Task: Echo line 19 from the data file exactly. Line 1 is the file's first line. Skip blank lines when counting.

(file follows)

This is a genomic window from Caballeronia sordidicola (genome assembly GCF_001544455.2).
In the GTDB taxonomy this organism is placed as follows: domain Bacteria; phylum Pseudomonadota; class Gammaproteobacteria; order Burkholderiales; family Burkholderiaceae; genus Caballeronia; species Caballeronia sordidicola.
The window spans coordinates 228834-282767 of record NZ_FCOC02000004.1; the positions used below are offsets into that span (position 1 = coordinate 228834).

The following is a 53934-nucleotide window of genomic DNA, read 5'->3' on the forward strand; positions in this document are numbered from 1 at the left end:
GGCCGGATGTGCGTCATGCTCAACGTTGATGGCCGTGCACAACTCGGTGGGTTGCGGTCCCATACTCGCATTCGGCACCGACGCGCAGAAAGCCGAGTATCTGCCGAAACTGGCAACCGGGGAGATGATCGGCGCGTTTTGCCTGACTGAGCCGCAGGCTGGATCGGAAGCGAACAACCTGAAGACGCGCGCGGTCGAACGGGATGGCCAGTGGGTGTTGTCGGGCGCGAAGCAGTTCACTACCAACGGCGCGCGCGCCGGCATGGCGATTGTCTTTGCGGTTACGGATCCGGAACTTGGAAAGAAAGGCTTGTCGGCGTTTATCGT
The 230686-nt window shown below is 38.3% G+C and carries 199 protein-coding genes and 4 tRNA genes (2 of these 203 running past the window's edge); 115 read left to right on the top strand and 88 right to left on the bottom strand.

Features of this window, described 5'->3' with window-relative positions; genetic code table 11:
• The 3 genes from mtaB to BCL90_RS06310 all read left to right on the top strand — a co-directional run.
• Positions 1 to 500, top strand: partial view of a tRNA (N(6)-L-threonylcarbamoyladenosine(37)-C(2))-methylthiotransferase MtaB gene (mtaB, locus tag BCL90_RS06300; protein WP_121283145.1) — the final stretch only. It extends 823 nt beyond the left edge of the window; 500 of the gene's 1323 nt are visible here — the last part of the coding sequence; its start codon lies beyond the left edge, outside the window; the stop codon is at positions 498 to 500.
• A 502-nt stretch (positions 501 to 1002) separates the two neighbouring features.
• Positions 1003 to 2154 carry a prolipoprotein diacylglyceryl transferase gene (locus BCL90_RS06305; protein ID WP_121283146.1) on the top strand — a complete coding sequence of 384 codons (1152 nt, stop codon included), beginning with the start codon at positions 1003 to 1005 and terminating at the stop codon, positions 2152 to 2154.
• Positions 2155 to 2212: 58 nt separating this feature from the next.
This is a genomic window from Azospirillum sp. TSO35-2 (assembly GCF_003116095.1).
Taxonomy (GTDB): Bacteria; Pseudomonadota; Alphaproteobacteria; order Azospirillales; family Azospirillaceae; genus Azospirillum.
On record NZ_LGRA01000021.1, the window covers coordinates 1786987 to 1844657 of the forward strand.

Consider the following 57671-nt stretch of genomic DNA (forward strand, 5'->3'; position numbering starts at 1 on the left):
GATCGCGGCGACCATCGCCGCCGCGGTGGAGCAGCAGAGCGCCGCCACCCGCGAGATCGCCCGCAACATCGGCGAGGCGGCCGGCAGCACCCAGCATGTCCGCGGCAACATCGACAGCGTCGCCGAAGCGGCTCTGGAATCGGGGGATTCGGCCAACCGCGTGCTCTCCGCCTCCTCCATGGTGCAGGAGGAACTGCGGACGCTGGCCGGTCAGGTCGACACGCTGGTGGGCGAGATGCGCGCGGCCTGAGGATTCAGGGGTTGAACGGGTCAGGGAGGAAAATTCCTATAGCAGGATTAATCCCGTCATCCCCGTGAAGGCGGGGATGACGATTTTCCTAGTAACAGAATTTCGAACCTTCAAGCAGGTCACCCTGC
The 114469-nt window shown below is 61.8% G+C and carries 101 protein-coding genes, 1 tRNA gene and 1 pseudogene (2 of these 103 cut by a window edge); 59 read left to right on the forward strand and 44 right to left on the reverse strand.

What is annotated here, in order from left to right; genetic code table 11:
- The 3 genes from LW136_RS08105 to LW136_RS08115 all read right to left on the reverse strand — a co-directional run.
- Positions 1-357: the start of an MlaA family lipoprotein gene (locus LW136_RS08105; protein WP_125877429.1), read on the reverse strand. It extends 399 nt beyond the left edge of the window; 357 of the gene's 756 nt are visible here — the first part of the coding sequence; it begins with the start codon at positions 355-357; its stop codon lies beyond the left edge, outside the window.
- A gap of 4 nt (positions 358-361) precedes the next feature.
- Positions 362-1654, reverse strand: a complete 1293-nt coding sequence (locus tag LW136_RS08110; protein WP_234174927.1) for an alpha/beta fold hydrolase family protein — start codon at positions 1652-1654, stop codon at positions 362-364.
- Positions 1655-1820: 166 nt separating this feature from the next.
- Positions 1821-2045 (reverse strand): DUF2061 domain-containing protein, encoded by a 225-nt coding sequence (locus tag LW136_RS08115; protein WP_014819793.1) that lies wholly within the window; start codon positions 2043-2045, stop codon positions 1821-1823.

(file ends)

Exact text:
What is annotated here, in order from left to right; genetic code table 11: